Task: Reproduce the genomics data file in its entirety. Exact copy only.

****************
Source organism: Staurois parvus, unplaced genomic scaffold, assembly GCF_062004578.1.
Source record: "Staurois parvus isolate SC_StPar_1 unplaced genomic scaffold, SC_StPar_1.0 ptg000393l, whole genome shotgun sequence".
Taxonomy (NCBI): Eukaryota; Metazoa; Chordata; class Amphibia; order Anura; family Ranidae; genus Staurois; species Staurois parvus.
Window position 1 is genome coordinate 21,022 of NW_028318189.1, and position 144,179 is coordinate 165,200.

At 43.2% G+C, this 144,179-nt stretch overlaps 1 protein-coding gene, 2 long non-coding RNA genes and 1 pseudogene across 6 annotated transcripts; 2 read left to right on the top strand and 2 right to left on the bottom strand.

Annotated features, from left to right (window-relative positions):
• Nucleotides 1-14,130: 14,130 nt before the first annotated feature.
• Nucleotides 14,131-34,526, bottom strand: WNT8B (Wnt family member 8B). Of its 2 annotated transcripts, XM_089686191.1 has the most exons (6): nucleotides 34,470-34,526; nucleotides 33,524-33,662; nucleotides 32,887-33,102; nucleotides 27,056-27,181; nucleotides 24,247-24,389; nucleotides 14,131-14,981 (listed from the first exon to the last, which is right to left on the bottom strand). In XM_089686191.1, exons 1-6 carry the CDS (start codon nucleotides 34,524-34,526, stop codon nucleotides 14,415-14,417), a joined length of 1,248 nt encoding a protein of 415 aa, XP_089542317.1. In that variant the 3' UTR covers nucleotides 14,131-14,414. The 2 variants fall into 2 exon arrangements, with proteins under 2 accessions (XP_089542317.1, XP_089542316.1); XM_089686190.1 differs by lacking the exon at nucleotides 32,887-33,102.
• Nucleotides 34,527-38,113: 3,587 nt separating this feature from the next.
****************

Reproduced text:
Source organism: Staurois parvus, unplaced genomic scaffold, assembly GCF_062004578.1.
Source record: "Staurois parvus isolate SC_StPar_1 unplaced genomic scaffold, SC_StPar_1.0 ptg000393l, whole genome shotgun sequence".
Taxonomy (NCBI): Eukaryota; Metazoa; Chordata; class Amphibia; order Anura; family Ranidae; genus Staurois; species Staurois parvus.
Window position 1 is genome coordinate 21,022 of NW_028318189.1, and position 144,179 is coordinate 165,200.

At 43.2% G+C, this 144,179-nt stretch overlaps 1 protein-coding gene, 2 long non-coding RNA genes and 1 pseudogene across 6 annotated transcripts; 2 read left to right on the top strand and 2 right to left on the bottom strand.

Annotated features, from left to right (window-relative positions):
• Nucleotides 1-14,130: 14,130 nt before the first annotated feature.
• Nucleotides 14,131-34,526, bottom strand: WNT8B (Wnt family member 8B). Of its 2 annotated transcripts, XM_089686191.1 has the most exons (6): nucleotides 34,470-34,526; nucleotides 33,524-33,662; nucleotides 32,887-33,102; nucleotides 27,056-27,181; nucleotides 24,247-24,389; nucleotides 14,131-14,981 (listed from the first exon to the last, which is right to left on the bottom strand). In XM_089686191.1, exons 1-6 carry the CDS (start codon nucleotides 34,524-34,526, stop codon nucleotides 14,415-14,417), a joined length of 1,248 nt encoding a protein of 415 aa, XP_089542317.1. In that variant the 3' UTR covers nucleotides 14,131-14,414. The 2 variants fall into 2 exon arrangements, with proteins under 2 accessions (XP_089542317.1, XP_089542316.1); XM_089686190.1 differs by lacking the exon at nucleotides 32,887-33,102.
• Nucleotides 34,527-38,113: 3,587 nt separating this feature from the next.